Today Marks 53rd Anniversary of Death of Peter Fechter, Teen Killed Attempting to Cross Berlin Wall
Leah Jessen /
Fifty-three years ago today, the eyes of the world turned to East Germany as an 18-year-old’s suffering became an international symbol of cruelty.
Peter Fechter, just 18 years old at the time of his death in 1962, was fatally shot down by East German border guards as he attempted to cross into West Germany during the Cold War conflict.
The quiet teen from humble beginnings was one of the first victims killed by border guards since the resurrection of the wall one year earlier in 1961. He fell onto the east side of the six-foot wall after bullets peppered his back and stomach.
With the young bricklayer was Helmut K., an 18-year-old coworker who managed to evade a shower of roughly 35 bullets before climbing over the Berlin Wall.
Helmut K. made it to safety as Fetcher lay screaming in pain for nearly an hour before his cries for help ceased. East German guards eventually carried him to a hospital, where he was declared dead.
Though the two teens had previously discussed a desire to escape to West Germany, they had not planned a crossing for that August day. In fact, they were merely exploring an abandoned carpentry workshop building during their lunch break when they heard voices, became frightened and went out a window, and found themselves at the border.
“I had reached the Wall by then, jumped up and forced myself through the barbed wire on the top of the Wall. I don’t know why Peter didn’t climb up,” Helmut K. said. “He should have been at the Wall before me. He didn’t say anything and I had the feeling when the shots were fired that Peter Fechter was in a state of shock. I called out loudly to him: ‘Come on, come on, hurry up!’ But he didn’t move.”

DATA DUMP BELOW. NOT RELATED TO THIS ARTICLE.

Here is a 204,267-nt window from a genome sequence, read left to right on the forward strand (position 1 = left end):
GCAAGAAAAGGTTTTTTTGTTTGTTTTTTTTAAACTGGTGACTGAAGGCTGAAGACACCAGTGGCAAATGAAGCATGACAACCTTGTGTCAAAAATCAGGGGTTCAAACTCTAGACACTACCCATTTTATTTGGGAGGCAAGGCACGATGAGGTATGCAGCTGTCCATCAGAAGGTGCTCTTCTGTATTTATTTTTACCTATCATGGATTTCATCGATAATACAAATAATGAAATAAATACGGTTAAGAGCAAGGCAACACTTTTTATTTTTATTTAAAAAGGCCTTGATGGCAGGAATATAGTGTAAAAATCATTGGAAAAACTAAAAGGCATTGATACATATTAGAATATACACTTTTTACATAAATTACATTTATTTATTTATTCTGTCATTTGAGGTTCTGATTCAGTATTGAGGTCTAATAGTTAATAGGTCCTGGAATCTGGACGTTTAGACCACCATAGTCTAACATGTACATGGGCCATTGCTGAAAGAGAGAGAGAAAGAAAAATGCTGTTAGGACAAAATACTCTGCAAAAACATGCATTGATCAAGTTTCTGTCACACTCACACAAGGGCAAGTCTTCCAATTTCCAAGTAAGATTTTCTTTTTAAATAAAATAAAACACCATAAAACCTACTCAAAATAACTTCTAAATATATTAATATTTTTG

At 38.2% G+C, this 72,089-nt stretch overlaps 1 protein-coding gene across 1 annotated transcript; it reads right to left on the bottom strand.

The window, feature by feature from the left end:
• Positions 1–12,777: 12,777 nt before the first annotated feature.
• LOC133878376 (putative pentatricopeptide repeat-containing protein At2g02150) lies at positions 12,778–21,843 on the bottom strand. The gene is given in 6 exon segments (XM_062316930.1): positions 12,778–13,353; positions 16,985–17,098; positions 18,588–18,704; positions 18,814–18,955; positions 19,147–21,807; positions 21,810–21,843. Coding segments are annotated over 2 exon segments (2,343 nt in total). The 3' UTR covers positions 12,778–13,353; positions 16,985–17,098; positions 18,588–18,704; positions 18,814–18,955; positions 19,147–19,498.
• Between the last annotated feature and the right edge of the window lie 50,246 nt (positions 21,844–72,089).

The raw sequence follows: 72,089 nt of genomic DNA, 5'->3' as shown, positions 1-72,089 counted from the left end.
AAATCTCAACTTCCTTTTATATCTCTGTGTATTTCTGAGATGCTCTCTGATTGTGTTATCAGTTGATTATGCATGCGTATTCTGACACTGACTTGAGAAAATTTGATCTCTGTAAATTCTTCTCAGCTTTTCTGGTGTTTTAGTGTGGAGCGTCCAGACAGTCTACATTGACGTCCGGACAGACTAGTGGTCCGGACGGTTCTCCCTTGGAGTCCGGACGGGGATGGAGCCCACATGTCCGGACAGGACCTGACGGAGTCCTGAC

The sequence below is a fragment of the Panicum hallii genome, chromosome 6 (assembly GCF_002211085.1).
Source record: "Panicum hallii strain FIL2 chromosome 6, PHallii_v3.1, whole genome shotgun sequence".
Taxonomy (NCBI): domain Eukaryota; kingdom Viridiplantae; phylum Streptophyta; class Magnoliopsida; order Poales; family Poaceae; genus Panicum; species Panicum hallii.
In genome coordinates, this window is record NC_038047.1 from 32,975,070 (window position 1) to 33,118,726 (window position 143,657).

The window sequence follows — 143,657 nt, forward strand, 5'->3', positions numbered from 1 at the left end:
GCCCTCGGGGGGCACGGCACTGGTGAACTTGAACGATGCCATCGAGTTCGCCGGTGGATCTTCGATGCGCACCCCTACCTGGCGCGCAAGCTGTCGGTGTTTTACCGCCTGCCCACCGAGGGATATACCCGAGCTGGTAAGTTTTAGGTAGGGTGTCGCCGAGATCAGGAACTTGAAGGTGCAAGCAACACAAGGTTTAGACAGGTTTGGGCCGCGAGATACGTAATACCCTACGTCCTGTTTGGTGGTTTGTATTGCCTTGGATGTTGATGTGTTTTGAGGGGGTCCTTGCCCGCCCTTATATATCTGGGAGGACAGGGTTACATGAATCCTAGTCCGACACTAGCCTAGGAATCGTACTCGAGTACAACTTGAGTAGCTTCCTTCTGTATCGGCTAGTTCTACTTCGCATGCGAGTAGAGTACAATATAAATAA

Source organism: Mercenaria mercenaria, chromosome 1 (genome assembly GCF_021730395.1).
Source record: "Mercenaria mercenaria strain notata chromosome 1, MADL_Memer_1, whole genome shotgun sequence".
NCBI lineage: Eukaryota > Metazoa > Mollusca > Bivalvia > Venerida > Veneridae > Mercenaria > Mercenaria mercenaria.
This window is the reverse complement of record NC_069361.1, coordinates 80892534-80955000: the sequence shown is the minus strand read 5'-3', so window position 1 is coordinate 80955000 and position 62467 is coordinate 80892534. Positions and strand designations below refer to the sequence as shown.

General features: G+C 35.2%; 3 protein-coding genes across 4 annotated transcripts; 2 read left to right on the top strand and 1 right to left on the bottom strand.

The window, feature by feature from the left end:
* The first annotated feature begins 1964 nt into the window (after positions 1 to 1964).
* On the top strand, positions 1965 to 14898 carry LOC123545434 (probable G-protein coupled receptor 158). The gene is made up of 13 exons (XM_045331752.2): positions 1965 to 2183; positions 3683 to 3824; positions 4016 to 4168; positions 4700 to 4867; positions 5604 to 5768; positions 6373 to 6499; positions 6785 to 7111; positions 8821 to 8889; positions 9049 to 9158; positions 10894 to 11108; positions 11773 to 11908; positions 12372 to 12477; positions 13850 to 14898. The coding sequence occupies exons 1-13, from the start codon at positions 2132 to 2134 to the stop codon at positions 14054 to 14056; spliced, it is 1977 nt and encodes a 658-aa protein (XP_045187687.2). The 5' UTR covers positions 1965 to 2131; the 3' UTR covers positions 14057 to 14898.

The tragedy was witnessed by horrified onlookers on both sides of the border. West German guards tried to help by tossing bandages over the wall, but they could not cross over due to safety concerns.
American soldiers at the nearby Checkpoint Charlie were not able to risk helping Fechter, either.
It was reported that shouts of “murderers” and “bandits” erupted from the several thousand people that had gathered, aimed at the three East German guards who had fired the shots. Communist police threw tear gas grenades to break up the crowd; Fechter had to suffer the intake of the tear gas as he bled to death.
Several years later, in 1990, one of Fechter’s two older sisters pressed charges against the East Berlin guards. In 1997, two of the guards who killed Fechter were convicted of murder and were said to have apologized.
A memorial plaque is now located at the Fechter home, in addition to a monument at the site of Fechter’s death, a sculpture along the so-called former ‘Death Strip,’ and a cross at the former site of the Checkpoint Charlie crossing point.
In August 2014, around 300 ultramarathon runners traced the 100-mile-long path of the Berlin Wall to commemorate the 25th anniversary of the destruction of the Berlin Wall. Today, the path is a hiking and cycling trail that takes ultramarathon runners 16 to 30 hours to complete.
Runners receive a medal embossed with an image of Fechter once they cross the finish line.